California faces another "critically dry year" according to state officials, and a destructive wildfire season looms on its horizon. But in a state that welcomes innovation, water efficacy approaches and drought management could replenish California, increasingly threatened by the climate's new extremes.

Read More Show Less

Trending

Wisdom is seen with her chick in Feb. 2021 at the Midway Atoll National Wildlife Refuge. Jon Brack / Friends of Midway Atoll National Wildlife Refuge / Flickr / CC 2.0

Wisdom the mōlī, or Laysan albatross, is the oldest wild bird known to science at the age of at least 70. She is also, as of February 1, a new mother.

Read More Show Less
Wind turbines in Norway. piola66 / E+ / Getty Images

By Hui Hu

Winter is supposed to be the best season for wind power – the winds are stronger, and since air density increases as the temperature drops, more force is pushing on the blades. But winter also comes with a problem: freezing weather.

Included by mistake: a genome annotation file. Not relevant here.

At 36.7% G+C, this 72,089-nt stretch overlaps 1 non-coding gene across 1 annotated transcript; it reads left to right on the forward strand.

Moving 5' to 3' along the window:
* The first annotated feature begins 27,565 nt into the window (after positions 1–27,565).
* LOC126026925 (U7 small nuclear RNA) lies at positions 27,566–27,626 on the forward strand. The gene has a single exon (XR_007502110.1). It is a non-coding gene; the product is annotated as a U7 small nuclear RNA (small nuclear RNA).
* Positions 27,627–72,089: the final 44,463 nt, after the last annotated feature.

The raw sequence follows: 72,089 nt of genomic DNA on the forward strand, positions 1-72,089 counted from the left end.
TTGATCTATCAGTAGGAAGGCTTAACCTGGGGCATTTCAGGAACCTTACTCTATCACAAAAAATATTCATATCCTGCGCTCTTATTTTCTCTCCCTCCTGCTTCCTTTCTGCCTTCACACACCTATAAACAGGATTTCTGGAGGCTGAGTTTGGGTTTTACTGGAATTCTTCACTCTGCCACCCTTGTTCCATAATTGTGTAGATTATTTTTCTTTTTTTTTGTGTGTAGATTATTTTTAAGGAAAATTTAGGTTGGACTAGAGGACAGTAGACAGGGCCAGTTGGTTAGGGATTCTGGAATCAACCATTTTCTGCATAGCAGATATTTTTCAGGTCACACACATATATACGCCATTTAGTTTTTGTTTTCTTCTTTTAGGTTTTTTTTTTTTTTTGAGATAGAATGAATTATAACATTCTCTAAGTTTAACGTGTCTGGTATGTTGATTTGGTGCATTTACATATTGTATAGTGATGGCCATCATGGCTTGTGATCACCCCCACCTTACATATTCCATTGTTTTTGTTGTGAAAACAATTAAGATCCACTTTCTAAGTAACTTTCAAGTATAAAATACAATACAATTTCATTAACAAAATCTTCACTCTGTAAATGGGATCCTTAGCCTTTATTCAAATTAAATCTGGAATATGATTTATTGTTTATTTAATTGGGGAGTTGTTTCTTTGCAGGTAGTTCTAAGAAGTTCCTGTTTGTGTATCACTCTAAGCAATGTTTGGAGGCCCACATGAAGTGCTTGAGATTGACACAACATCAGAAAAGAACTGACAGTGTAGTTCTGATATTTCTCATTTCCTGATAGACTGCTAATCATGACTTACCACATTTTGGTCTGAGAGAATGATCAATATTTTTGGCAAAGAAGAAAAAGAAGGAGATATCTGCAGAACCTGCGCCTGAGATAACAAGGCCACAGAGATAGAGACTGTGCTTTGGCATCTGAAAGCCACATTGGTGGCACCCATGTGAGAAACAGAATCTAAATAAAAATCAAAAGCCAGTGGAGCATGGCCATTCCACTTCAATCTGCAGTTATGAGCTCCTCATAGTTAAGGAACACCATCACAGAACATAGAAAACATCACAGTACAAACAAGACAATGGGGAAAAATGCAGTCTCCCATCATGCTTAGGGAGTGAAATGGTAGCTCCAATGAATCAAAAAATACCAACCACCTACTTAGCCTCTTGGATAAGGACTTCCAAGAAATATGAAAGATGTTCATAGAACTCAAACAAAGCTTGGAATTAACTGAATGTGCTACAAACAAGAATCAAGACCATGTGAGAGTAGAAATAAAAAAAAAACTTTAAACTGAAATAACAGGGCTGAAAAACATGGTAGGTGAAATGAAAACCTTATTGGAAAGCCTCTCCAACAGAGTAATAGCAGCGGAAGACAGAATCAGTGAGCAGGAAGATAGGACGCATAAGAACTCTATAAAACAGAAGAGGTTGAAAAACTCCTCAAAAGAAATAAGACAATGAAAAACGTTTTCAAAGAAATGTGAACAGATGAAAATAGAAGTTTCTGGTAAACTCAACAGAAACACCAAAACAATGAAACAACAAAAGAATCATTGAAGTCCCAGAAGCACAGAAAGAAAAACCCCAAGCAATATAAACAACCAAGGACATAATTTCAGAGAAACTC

Read More Show Less
Jaffa Port in Israel. theDOCK innovated the Israeli maritime space and kickstarted a boom in new technologies. Pixabay

While traditional investment in the ocean technology sector has been tentative, growth in Israeli maritime innovations has been exponential in the last few years, and environmental concern has come to the forefront.

Read More Show Less